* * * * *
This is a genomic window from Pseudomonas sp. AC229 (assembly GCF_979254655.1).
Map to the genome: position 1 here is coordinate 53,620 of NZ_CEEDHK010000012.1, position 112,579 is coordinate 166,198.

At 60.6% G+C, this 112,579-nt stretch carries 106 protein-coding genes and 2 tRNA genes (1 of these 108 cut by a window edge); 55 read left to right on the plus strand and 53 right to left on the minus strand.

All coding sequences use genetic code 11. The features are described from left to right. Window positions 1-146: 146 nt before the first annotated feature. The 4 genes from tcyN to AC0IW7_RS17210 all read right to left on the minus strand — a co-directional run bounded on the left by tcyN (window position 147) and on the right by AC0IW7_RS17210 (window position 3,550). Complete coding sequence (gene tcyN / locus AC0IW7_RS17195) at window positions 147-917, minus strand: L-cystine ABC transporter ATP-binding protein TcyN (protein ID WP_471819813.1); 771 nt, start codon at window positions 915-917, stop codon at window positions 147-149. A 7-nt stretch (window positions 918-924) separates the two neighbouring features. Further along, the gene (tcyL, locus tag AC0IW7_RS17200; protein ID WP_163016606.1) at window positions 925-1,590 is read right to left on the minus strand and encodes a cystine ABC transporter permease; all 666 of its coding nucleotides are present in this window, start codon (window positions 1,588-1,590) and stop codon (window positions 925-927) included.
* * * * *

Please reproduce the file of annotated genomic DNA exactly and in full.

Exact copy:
This is a genomic window from Pseudomonas sp. AC229 (assembly GCF_979254655.1).
Map to the genome: position 1 here is coordinate 53,620 of NZ_CEEDHK010000012.1, position 112,579 is coordinate 166,198.

At 60.6% G+C, this 112,579-nt stretch carries 106 protein-coding genes and 2 tRNA genes (1 of these 108 cut by a window edge); 55 read left to right on the plus strand and 53 right to left on the minus strand.

All coding sequences use genetic code 11. The features are described from left to right. Window positions 1-146: 146 nt before the first annotated feature. The 4 genes from tcyN to AC0IW7_RS17210 all read right to left on the minus strand — a co-directional run bounded on the left by tcyN (window position 147) and on the right by AC0IW7_RS17210 (window position 3,550). Complete coding sequence (gene tcyN / locus AC0IW7_RS17195) at window positions 147-917, minus strand: L-cystine ABC transporter ATP-binding protein TcyN (protein ID WP_471819813.1); 771 nt, start codon at window positions 915-917, stop codon at window positions 147-149. A 7-nt stretch (window positions 918-924) separates the two neighbouring features. Further along, the gene (tcyL, locus tag AC0IW7_RS17200; protein ID WP_163016606.1) at window positions 925-1,590 is read right to left on the minus strand and encodes a cystine ABC transporter permease; all 666 of its coding nucleotides are present in this window, start codon (window positions 1,588-1,590) and stop codon (window positions 925-927) included.